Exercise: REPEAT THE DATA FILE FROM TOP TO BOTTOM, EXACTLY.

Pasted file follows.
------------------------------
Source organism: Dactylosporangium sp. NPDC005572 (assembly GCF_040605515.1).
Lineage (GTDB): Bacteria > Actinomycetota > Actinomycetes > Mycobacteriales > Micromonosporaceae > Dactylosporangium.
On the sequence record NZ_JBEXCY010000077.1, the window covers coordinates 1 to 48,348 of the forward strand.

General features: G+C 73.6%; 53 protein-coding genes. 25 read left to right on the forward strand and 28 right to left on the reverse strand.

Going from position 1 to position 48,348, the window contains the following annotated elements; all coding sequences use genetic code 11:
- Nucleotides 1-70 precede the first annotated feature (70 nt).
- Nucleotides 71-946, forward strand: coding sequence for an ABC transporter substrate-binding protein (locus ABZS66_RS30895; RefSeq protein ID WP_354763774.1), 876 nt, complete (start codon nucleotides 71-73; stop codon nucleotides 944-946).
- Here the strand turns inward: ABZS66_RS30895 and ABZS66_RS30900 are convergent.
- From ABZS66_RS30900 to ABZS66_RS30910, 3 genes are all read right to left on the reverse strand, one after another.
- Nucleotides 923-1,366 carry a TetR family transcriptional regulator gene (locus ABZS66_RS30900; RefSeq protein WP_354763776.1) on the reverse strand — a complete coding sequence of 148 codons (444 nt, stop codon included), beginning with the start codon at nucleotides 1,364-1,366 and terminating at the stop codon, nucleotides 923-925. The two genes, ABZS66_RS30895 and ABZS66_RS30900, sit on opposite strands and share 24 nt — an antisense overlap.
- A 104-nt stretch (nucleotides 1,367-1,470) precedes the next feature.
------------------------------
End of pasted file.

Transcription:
Source organism: Dactylosporangium sp. NPDC005572 (assembly GCF_040605515.1).
Lineage (GTDB): Bacteria > Actinomycetota > Actinomycetes > Mycobacteriales > Micromonosporaceae > Dactylosporangium.
On the sequence record NZ_JBEXCY010000077.1, the window covers coordinates 1 to 48,348 of the forward strand.

General features: G+C 73.6%; 53 protein-coding genes. 25 read left to right on the forward strand and 28 right to left on the reverse strand.

Going from position 1 to position 48,348, the window contains the following annotated elements; all coding sequences use genetic code 11:
- Nucleotides 1-70 precede the first annotated feature (70 nt).
- Nucleotides 71-946, forward strand: coding sequence for an ABC transporter substrate-binding protein (locus ABZS66_RS30895; RefSeq protein ID WP_354763774.1), 876 nt, complete (start codon nucleotides 71-73; stop codon nucleotides 944-946).
- Here the strand turns inward: ABZS66_RS30895 and ABZS66_RS30900 are convergent.
- From ABZS66_RS30900 to ABZS66_RS30910, 3 genes are all read right to left on the reverse strand, one after another.
- Nucleotides 923-1,366 carry a TetR family transcriptional regulator gene (locus ABZS66_RS30900; RefSeq protein WP_354763776.1) on the reverse strand — a complete coding sequence of 148 codons (444 nt, stop codon included), beginning with the start codon at nucleotides 1,364-1,366 and terminating at the stop codon, nucleotides 923-925. The two genes, ABZS66_RS30895 and ABZS66_RS30900, sit on opposite strands and share 24 nt — an antisense overlap.
- A 104-nt stretch (nucleotides 1,367-1,470) precedes the next feature.